Weight: Thorough Study
Recently there have been two groundbreaking studies that have addressed that bothersome question of why there are so many people who work out but still stay overweight. This concern certainly resonates right now, as fit and muscular Olympians show off their physical prowess on land, water and air, inspiring millions of viewers all over the world to want to become as fit.
In a world that was fair, regular physical activity would make us nice and slim. However, numerous studies have shown that many individuals who start on an exercise program lose very little to no weight. In fact, some even gain weight.
In order to better understand why this is the case, anthropologists who conducted one of these studies started out by traveling to Tanzania ona research trip. They recruited volunteers there from the Hadza tribe. The members of this tribe still lead a hunting and gathering life to survive. Giving the tribe members a crash course on modern day field study technology, the individuals were fitted with GPS units, in order to meticulously measure the number of miles each of them walked on a daily basis while looking for food. They were also asked to drink doubly labeled water, which is a liquid where the normal oxygen and hydrogen molecules are replaced with ones that contain tracers. The researchers later studied elements from the individual’s urine to precisely determine what their metabolic rate and energy expenditure was.
Data was gathered by the researchers for 11 days. The participants average daily resting metabolic rates, energy expenditure and physical activity were then calculated. These numbers were then compared to the numbers for the average Western male and female.
It has long been thought that considerable physical activity is involved in a hunter-gatherer lifestyle that results in more calories being burned, which is many more than are burned by the average U.S. office worker on a daily basis. The scientists did determine that it was true that in general the Hadza people did move more than most Americans do. The women walked around three miles a day, and the men averaged about seven miles per day.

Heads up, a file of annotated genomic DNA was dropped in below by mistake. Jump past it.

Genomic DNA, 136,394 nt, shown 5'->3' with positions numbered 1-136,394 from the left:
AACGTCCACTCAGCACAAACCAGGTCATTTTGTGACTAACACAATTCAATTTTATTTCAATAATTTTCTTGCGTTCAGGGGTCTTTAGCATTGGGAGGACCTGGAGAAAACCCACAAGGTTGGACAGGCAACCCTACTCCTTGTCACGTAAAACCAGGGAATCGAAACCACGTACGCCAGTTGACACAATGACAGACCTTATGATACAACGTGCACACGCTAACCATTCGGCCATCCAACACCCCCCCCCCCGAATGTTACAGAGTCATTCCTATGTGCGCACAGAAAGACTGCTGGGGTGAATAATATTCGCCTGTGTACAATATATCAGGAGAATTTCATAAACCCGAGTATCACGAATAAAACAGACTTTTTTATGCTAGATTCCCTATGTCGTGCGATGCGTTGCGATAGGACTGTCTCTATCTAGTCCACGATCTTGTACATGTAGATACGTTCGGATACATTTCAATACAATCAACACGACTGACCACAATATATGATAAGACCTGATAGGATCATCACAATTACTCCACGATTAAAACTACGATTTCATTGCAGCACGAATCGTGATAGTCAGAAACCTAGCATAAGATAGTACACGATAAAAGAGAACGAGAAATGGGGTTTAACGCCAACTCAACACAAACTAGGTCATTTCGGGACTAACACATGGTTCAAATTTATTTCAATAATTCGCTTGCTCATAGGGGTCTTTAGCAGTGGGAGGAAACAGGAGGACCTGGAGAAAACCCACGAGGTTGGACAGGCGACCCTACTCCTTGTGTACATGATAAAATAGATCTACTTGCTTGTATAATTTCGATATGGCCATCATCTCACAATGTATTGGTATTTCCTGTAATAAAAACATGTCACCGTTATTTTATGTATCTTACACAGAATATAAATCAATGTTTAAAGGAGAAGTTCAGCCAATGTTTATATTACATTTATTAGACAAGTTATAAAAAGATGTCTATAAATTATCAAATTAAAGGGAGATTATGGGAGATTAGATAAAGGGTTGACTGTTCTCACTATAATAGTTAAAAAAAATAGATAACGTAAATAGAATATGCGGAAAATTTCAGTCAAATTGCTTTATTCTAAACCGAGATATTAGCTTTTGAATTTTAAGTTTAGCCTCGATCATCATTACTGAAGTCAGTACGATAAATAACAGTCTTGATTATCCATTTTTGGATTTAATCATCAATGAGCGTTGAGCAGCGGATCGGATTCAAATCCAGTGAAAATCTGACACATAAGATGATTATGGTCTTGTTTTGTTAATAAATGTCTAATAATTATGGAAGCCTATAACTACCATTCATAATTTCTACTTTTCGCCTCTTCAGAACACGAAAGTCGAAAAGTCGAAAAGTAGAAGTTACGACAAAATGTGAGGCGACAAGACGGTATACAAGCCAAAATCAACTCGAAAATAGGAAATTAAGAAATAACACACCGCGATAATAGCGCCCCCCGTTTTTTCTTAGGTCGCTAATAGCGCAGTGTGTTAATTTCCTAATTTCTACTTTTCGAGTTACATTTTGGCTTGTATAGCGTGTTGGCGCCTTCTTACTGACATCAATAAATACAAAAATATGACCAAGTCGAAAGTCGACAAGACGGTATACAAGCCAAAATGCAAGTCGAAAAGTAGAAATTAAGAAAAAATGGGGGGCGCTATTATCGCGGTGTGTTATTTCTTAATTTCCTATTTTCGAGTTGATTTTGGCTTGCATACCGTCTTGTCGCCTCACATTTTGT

However, they were not burning a lot more calories. The scientists, in fact, calculated that the average metabolic rate for the Hadza, which is the number of calories that were burned in one day, was around the same as the Westerners average metabolic rate.
The scientists concluded that the implication was that active “traditional” lifestyle might not protect against obesity if there were changes in diet that led to an increased number of calories being consumed. So even people who are active will gain weight if they eat a typical Western diet.
The disheartening and underlying message from the study’s finding is that physical activity on its own will not make you thin or keep you that way. (Note that the Hazda people are nearly all thin individuals.)
The study’s overarching conclusion, which was published in the PLoS One journal, isn’t all that surprising or new, according to Dr. Timothy Church, from Louisiana’s Pennington Biomedical Research Center, who has studied weight control and exercise for a long time. According to Dr. Church, it has been known for quite some time that it is a lot easier to lose weight through dieting than through exercise on a calorie for calorie basis.
People also have a tendency to stay with low-calorie diets to lose weight than they do keeping up with regular exercise.
Another fascinating review and recent study, by Dr. Church and other researchers, helps to explain why. The main point from the study, like in the study of the Hazda, is that it appears that human metabolism is not as revved up through activity as was formerly believed.
Side effects explained
Dr. Diana Thomas, who led the study and is professor of mathematics at New Jersey’s Montclair State University says that there is an expectation that your metabolism doesn’t slow as you start losing weight or that it speeds up if you exercise. She adds that close mathematical examination of past studies on weight loss and exercise show that unfortunately that expectation is unfounded. One of the rare studies to scrupulously monitor metabolic rates, food intake and exercise found that the basal metabolic rates of volunteers dropped as they started losing weight, despite the fact that they exercised on a daily basi
s. Although they burned up to 500 calories in one exercise session, the volunteers daily total caloric burn was actually lower than if their metabolism had not changed. They also did not lose as much weight as had been expected.
The main problem for people who are hoping to burn off fat through exercise is that a majority of the current calculations on weight loss and exercise assume that a person’s metabolism either stays the same or increases due to exercise.
Dr. Thomas has started to recalculate weight loss formulas which takes into account this drop in metabolism. She is using the new formulas while working with volunteers at Pennington to provide them with better predictions on the amount of weight they really can expect to lose through exercising.
She says that these predictions are proving to be accurate, and although her weight loss forecasts are lower than they were with the old formulas, volunteers are happy. Dr. Thomas notes that meeting lower expectations is better than being disappointed that you aren’t losing the amount of weight that you thought you were supposed to.
Dr. Thomas might be her best advertisement. Over the past couple of years she has lost 70 pounds, and through the use of her formulas for the number of calories she actually is burning every day on her daily walks, she has not regained any of the weight.